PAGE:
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Business Highlights: Budget Clash, FDA, Pfizer

Business Highlights: Budget Clash, FDA, Pfizer

With their partys most powerful leaders arrayed against them, nine moderate Democrats are tapping the brakes on President Joe Bidens multitrilliondollar domestic program. A Monday evening test vote will set up this weeks interparty showdown. Top Democrats want the House to quickly approve a budget resolution setting up future passage of legislation directing $3.5 trillion at safety net and environment programs. But the moderates are threatening to oppose the budget unless the House first approves a $1 trillion infrastructure package. And they have enough votes to block its approval in the narrowly divided chamber.

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Senators question FDA on work with opioid maker consultant
Several U.S. senators are questioning the Food and Drug Administrations work with a consulting firm that helped businesses sell prescription painkillers during the nations overdose crisis. Democrat Maggie Hassan of New Hampshire and Republican Chuck Grassley of Iowa, among others, have asked the FDA about potential conflicts of interest from its work with McKinsey & Company. A letter from the senators notes that the FDA paid McKinsey more than $140 million after hiring it several times starting in 2008. The consultant also worked with opioid painkiller makers like Purdue Pharma while serving the government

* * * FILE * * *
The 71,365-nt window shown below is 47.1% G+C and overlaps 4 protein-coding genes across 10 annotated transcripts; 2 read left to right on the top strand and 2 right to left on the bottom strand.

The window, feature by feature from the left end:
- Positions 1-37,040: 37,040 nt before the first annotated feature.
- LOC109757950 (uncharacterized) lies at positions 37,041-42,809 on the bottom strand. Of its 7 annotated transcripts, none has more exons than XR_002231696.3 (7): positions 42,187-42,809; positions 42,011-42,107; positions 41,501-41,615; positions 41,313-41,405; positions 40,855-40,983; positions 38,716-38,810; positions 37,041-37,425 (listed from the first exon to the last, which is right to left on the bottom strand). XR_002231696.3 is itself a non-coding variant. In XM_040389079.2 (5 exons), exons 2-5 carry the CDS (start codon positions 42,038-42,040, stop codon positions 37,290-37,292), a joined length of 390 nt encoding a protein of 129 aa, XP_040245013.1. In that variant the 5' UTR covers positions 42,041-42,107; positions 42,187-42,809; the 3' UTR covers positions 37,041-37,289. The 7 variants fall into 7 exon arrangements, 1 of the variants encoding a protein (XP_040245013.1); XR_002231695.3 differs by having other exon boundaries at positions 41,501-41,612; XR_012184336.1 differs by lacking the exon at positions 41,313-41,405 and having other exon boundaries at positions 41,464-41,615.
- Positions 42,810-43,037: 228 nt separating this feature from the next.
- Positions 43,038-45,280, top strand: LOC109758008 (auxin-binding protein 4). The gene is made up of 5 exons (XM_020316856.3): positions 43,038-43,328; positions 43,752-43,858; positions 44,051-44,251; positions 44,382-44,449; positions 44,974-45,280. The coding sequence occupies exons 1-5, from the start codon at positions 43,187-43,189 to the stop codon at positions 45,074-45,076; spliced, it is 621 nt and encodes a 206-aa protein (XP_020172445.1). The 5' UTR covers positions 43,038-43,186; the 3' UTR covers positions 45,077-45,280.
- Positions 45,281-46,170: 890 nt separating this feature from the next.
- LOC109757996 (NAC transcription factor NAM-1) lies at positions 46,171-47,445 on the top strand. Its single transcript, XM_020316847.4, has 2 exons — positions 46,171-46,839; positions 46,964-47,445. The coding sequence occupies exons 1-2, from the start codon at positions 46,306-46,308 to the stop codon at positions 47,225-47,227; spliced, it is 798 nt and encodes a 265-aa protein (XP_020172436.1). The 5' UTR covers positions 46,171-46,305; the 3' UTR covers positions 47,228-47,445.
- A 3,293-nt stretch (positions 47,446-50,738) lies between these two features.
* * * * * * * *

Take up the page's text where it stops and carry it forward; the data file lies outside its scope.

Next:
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Budget clash pits moderate Democrats against Biden, Pelosi
WASHINGTON: With their partys most powerful leaders arrayed against them, nine moderate Democrats are tapping the brakes on President Joe Bidens multitrillion-dollar domestic program. A Monday evening test vote will set up this weeks inter-party showdown. Top Democrats want the House to quickly approve a budget resolution setting up future passage of legislation directing $3.5 trillion at safety net and environment programs. But the moderates are threatening to oppose the budget unless the House first approves a $1 trillion infrastructure package. And they have enough votes to block its approval in the narrowly divided chamber.
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Stocks rise broadly; Pfizer gains after FDA approves vaccine
NEW YORK: Stocks closed higher on Wall Street Monday, allowing the S&P 500 to regain the ground it lost last week and bringing it just shy of another record high. The benchmark index added 0.9%, driven by gains in a broad range of technology, financial and communication stocks. The tech-heavy Nasdaq closed at a record high. Energy stocks rose the most as the price of crude oil climbed 5.3%, recovering some of the ground it lost in recent days. Pfizer rose after the FDA gave full approval to its COVID-19 vaccine. Moderna also rose on hopes its vaccine might get full approval too.
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Pop-up restaurants may stick around as COVID sees resurgence
NEW YORK: Pop-up restaurants, many started as stopgap measures by struggling chefs and owners, may have staying power as consumers continue to embrace takeout and delivery and the delta variant threatens to make dining in less of an option. Cheaper to operate than regular restaurants because they have less overhead and staffing costs, pop-ups let chefs and owners keep working during the pandemic when dining rooms were closed and the economy was teetering. Now, as re-openings across the country are threatened by a rise in COVID-19 cases due to the delta variant, pop-up creators and hosts are asking, What next?
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US regulators give full approval to Pfizer COVID-19 vaccine